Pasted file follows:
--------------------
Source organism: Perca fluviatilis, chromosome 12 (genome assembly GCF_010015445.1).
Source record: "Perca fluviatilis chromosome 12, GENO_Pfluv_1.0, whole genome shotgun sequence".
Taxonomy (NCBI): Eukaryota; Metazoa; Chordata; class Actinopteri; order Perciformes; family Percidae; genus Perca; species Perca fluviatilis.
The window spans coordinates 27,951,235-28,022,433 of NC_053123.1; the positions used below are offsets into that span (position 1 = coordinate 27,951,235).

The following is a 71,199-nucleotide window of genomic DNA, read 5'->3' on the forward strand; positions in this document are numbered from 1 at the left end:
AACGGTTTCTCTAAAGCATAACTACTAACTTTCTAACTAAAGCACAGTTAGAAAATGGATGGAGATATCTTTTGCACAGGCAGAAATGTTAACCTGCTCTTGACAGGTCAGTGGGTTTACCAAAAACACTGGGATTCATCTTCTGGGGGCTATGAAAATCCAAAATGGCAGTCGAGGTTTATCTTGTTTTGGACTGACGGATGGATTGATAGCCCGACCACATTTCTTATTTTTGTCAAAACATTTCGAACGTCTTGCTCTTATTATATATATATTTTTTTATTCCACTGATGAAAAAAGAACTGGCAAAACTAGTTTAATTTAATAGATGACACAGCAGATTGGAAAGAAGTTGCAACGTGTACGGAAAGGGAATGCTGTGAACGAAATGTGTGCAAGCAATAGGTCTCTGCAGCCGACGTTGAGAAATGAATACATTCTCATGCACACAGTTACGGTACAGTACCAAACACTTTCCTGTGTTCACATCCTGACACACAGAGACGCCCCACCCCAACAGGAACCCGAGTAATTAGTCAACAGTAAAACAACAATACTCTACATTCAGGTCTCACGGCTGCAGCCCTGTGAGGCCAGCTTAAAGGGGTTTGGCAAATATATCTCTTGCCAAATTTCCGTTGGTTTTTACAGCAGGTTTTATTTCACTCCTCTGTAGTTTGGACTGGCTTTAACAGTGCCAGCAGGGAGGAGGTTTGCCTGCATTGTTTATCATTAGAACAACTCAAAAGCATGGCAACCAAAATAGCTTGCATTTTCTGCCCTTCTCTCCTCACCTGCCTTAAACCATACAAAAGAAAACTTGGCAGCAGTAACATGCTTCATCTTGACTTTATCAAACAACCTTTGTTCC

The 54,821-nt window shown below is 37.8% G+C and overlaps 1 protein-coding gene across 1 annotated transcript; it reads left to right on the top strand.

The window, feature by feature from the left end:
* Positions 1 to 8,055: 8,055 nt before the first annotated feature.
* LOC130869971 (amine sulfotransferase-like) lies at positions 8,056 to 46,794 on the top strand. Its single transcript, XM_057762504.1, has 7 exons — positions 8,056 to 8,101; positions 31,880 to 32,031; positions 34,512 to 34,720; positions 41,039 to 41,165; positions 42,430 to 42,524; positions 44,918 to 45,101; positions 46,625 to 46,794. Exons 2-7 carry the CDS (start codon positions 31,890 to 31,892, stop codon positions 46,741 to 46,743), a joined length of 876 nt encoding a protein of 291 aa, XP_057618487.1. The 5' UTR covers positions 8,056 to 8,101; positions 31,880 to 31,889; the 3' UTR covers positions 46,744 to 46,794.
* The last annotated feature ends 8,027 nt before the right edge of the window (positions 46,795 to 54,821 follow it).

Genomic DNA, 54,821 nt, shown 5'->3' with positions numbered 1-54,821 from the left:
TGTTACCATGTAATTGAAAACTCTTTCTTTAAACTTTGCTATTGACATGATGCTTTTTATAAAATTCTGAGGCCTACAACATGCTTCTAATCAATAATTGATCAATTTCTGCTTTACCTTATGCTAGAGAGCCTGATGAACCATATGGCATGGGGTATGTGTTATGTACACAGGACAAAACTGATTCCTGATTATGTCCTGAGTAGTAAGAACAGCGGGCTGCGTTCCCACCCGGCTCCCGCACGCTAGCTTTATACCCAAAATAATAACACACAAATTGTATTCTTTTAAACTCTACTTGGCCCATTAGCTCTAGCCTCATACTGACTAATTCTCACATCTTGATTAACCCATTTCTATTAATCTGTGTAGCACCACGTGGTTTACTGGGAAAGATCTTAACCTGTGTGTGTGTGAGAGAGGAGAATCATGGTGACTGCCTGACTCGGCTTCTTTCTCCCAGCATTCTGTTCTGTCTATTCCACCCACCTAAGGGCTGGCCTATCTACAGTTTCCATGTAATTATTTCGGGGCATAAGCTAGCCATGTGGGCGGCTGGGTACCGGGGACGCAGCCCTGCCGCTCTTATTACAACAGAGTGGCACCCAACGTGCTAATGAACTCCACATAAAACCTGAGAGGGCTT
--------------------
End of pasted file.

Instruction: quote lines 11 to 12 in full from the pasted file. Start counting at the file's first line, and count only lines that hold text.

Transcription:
* The last annotated feature ends 8,027 nt before the right edge of the window (positions 46,795 to 54,821 follow it).

Genomic DNA, 54,821 nt, shown 5'->3' with positions numbered 1-54,821 from the left: